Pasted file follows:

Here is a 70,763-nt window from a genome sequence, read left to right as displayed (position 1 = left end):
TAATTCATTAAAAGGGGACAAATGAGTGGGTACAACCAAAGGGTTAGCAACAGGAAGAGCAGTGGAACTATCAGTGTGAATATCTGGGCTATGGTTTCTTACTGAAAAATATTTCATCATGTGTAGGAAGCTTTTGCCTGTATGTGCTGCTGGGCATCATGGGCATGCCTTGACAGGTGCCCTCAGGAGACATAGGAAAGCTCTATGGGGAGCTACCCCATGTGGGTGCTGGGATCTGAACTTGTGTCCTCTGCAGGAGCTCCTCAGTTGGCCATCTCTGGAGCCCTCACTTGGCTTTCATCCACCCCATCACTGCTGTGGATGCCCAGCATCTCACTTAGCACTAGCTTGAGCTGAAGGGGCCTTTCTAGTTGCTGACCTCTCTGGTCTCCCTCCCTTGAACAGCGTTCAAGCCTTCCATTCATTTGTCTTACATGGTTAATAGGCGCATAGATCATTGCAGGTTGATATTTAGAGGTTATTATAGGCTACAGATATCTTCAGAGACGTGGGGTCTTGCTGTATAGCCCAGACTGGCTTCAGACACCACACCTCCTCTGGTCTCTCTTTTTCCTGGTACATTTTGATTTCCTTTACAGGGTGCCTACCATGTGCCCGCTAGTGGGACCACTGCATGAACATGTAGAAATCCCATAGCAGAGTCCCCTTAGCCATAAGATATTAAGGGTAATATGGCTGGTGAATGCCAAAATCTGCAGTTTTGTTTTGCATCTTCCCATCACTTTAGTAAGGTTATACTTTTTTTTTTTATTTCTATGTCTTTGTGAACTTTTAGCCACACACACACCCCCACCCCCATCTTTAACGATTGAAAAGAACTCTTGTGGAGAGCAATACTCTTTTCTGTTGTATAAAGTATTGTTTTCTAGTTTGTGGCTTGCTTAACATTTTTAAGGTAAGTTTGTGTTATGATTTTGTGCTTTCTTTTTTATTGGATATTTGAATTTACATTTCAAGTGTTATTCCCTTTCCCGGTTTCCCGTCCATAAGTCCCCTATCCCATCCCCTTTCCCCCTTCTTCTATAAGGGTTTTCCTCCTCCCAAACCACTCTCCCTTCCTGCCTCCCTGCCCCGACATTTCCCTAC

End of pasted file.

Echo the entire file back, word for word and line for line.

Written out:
Here is a 70,763-nt window from a genome sequence, read left to right as displayed (position 1 = left end):
TAATTCATTAAAAGGGGACAAATGAGTGGGTACAACCAAAGGGTTAGCAACAGGAAGAGCAGTGGAACTATCAGTGTGAATATCTGGGCTATGGTTTCTTACTGAAAAATATTTCATCATGTGTAGGAAGCTTTTGCCTGTATGTGCTGCTGGGCATCATGGGCATGCCTTGACAGGTGCCCTCAGGAGACATAGGAAAGCTCTATGGGGAGCTACCCCATGTGGGTGCTGGGATCTGAACTTGTGTCCTCTGCAGGAGCTCCTCAGTTGGCCATCTCTGGAGCCCTCACTTGGCTTTCATCCACCCCATCACTGCTGTGGATGCCCAGCATCTCACTTAGCACTAGCTTGAGCTGAAGGGGCCTTTCTAGTTGCTGACCTCTCTGGTCTCCCTCCCTTGAACAGCGTTCAAGCCTTCCATTCATTTGTCTTACATGGTTAATAGGCGCATAGATCATTGCAGGTTGATATTTAGAGGTTATTATAGGCTACAGATATCTTCAGAGACGTGGGGTCTTGCTGTATAGCCCAGACTGGCTTCAGACACCACACCTCCTCTGGTCTCTCTTTTTCCTGGTACATTTTGATTTCCTTTACAGGGTGCCTACCATGTGCCCGCTAGTGGGACCACTGCATGAACATGTAGAAATCCCATAGCAGAGTCCCCTTAGCCATAAGATATTAAGGGTAATATGGCTGGTGAATGCCAAAATCTGCAGTTTTGTTTTGCATCTTCCCATCACTTTAGTAAGGTTATACTTTTTTTTTTTATTTCTATGTCTTTGTGAACTTTTAGCCACACACACACCCCCACCCCCATCTTTAACGATTGAAAAGAACTCTTGTGGAGAGCAATACTCTTTTCTGTTGTATAAAGTATTGTTTTCTAGTTTGTGGCTTGCTTAACATTTTTAAGGTAAGTTTGTGTTATGATTTTGTGCTTTCTTTTTTATTGGATATTTGAATTTACATTTCAAGTGTTATTCCCTTTCCCGGTTTCCCGTCCATAAGTCCCCTATCCCATCCCCTTTCCCCCTTCTTCTATAAGGGTTTTCCTCCTCCCAAACCACTCTCCCTTCCTGCCTCCCTGCCCCGACATTTCCCTAC